A friend of mine told me yesterday that he is getting a Yellow Lab puppy from a woman whose ad he found on Craig’s List. The woman he talked to lives on a farm in a small community and owns both the mother and the father. Apparently her female dog got pregnant (as my friend was told) and ended up having a litter of 12 puppies….6 black pups and 6 yellow pups. My friend decided to get one of the yellow boys. My first thought was…how wonderful, a cute little puppy. Then I started thinking about where exactly this puppy is coming from. Unfortunately, we live in an age where there are a lot of unscrupulous people out there who run “puppy factories”. We’ve all heard about them…..the moms are basically “breeders”. Sometimes they spend their whole lives in kennels never feeling grass under their feet. The puppies are born and taken away from their moms at young ages so they can be sold as soon as possible. None of these dogs is healthy or well-socialized for the matter. They are not loved or cared for, they are not companions or friends. They are simply a living…….objects to be exploited…….vehicles to earn the most money in the shortest amount of time. I get so angry when I think about it, I can hardly see straight. Most people I know do….and yet, the “puppy mill” problem goes on.
My friend did do some investigating after he talked to me about his puppy. He found out that this woman is a very reputable dog owner. She gave him references, invited him to come to the farm to see the puppies and meet the parents and also gave him her vet’s name and number. The vet confirmed that he has known this woman for a while and that she has healthy dogs who are loved and well taken care of. So, this breeder is okay and my friend will go ahead and buy one of the puppies. But, it’s not always so easy to check on a person who is advertising “puppies for sale”. Sometimes, disreputable people will give wrong information or no information at all. Sometimes they will lie and tell you that their female dog got pregnant by accident and now they’re trying to find homes for the babies. Sometimes they won’t let you see where the dogs live but rather want to meet at a shopping center or a mall to get your puppy to you. If you do visit their residence, they might bar you from walking around for fear you’ll find out about their operation. In order to stay in business, “puppy millers” can and will be very crafty. Their objective is to get you to buy their merchandise…..and that is their only objective. What can we do to keep from falling into their trap……to keep from purchasing a “puppy mill” dog? Read on…..
1) We need to acknowledge that puppies are cute and we are drawn to them. We want to hold them, cuddle with them, smell their fur and HAVE THEM! So, before we even look at a puppy, we have to grow a gigantic pair of heavy-duty brakes. We must NEVER, EVER buy a puppy on impulse. NEVER, EVER buy a puppy the first time we see them on-line, in an advertisement or in person. We need to STEP ON THOSE BRAKES UNTIL WE’RE SCREECHED BACK TO OUR SENSES.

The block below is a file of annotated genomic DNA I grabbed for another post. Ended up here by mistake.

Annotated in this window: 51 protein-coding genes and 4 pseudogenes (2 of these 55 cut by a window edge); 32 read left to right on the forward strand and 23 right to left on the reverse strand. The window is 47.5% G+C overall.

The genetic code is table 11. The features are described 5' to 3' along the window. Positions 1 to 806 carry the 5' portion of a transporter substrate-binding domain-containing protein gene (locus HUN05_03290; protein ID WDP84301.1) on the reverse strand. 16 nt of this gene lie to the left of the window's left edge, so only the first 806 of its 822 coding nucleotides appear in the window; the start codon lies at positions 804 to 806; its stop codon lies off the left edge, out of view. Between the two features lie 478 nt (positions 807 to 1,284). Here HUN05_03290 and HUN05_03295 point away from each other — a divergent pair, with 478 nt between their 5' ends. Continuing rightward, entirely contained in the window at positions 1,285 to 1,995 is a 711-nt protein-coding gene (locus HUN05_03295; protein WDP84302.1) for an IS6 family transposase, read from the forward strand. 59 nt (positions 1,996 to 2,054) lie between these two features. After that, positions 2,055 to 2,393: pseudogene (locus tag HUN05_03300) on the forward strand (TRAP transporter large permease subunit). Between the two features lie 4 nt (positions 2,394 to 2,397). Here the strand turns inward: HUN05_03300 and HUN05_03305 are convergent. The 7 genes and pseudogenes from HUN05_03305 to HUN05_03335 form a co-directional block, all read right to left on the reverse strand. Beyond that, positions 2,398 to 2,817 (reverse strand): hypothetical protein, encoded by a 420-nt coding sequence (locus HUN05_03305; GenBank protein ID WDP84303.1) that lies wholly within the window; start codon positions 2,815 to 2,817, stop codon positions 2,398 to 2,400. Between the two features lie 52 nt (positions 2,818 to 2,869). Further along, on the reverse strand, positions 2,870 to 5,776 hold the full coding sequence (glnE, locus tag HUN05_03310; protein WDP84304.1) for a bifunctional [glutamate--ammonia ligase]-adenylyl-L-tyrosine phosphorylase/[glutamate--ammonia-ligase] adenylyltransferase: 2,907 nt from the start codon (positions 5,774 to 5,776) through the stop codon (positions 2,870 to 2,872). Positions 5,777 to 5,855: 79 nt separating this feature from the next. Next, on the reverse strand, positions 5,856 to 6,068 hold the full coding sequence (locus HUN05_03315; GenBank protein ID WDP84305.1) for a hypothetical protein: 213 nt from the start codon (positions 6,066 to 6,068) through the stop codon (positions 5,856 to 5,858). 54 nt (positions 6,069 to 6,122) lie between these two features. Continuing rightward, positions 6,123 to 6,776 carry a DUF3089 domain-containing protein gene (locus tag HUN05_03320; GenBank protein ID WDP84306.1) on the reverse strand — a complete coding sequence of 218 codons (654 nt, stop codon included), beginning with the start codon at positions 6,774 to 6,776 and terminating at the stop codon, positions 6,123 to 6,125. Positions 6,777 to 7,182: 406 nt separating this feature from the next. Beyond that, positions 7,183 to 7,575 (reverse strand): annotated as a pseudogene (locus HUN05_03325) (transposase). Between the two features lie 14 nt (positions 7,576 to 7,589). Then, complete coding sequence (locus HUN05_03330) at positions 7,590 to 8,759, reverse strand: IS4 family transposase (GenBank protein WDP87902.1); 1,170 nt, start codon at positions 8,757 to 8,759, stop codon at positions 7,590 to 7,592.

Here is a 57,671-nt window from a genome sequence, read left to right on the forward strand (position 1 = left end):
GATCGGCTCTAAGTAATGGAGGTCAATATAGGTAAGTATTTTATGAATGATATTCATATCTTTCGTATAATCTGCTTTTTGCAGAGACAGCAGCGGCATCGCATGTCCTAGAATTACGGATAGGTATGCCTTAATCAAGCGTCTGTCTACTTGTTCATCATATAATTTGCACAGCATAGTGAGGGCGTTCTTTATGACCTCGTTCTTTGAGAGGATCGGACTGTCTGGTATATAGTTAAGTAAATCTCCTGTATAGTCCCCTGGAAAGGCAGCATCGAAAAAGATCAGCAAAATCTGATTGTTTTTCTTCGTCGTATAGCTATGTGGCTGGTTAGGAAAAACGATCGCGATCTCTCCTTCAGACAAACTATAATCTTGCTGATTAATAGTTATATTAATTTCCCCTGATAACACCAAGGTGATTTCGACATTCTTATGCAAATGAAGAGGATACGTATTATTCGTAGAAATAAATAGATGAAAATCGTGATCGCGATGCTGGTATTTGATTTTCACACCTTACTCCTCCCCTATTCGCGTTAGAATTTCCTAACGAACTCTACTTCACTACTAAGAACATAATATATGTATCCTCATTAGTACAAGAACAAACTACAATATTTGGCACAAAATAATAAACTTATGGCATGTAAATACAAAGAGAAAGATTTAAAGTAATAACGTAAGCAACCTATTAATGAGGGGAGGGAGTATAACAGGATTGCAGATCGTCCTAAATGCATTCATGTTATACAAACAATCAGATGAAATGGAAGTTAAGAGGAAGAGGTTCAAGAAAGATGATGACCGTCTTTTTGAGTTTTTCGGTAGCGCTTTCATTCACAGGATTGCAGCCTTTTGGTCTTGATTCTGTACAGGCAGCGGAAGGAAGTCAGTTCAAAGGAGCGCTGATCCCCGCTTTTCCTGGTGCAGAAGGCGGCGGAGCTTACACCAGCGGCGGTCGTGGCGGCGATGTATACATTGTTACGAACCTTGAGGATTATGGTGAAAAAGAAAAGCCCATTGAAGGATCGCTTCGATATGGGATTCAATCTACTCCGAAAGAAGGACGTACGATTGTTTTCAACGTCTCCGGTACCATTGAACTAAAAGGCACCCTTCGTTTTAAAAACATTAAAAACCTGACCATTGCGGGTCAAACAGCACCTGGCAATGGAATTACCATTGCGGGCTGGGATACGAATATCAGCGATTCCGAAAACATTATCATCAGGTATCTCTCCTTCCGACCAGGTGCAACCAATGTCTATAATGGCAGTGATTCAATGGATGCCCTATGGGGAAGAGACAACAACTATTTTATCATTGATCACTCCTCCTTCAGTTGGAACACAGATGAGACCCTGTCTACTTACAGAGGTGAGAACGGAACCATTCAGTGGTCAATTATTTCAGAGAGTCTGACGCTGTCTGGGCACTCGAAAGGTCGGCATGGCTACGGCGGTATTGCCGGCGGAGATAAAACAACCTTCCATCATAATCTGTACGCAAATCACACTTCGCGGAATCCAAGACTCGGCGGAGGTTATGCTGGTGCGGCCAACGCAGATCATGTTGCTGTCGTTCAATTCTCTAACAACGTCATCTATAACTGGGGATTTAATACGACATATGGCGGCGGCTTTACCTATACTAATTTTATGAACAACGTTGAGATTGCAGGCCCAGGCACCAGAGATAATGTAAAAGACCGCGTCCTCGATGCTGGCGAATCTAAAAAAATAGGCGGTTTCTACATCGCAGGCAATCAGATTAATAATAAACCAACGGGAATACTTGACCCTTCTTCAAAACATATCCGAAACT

2) We need to become investigative journalists when contemplating buying a puppy. Research is out best weapon against being duped into purchasing an unhealthy puppy born to a mother whose paws only touch the bottom of a wire cage……whose lot in life is to have one litter after the next……who will never feel the warmth of a loving human hand nor know the kindness in an owner’s voice. This is all there is for her.
3) We need to be firm about what we want and need to do before considering a puppy purchase from a breeder………(A) “I will come to your residence and meet the mother dog and if possible the father as well.” (B)” I will see where the dogs are living.” (C) “I will see the the paperwork of the mom and dad’s parentage.” (D) “I will see the dogs’ paperwork for their veterinary care.” (E) “I will talk to your veterinarian about you and your history of dog breeding and the health of your dogs.” (F) “I will ask to look in all buildings at your residence, especially if you don’t want me to or tell me there’s nothing to see in them.” (G) “I will ask for references from people who have previously purchased dogs from you.” (H) “I will talk to the local Animal Control Officers to see if they have any complaints against you for animal cruelty or consider your business to be a puppy mill.” (I) “Once I have had all of my questions answered and have made sure you are a legitimate and humane dog breeder, I will be happy to do business with you.
Unfortunately, most people don’t take the time to investigate a breeder or “demand” that the breeder presents documents, references or even the name of the vet they use for their dogs’ medical care. “The puppy in my little girl’s arms is just too darn cute. And this fuzzy ball of fluff has another family interested in him……so if I don’t take him home right now, he’ll belong to someone else tomorrow. Where’s my checkbook?”
Owning a dog is a big responsibility. There are many things to consider: “How do we potty-train this puppy?” “What do we do with the puppy when we go on vacation….when we go to work?” “How do we keep this puppy from chewing up our new furniture?” ” How can we afford his food, his vet care?” “He needs what kind of surgery?!!!” And the list goes on and on. Responsible, loving dog owners accept it all as part of having a wonderful companion in their lives. But it’s important to remember that the responsibility of owning a dog starts before we bring the cute puppy home. It starts before we even see the puppy. It starts the minute we think about bringing a puppy into our lives. It starts with education and research…….and requires good brakes and a heavy foot.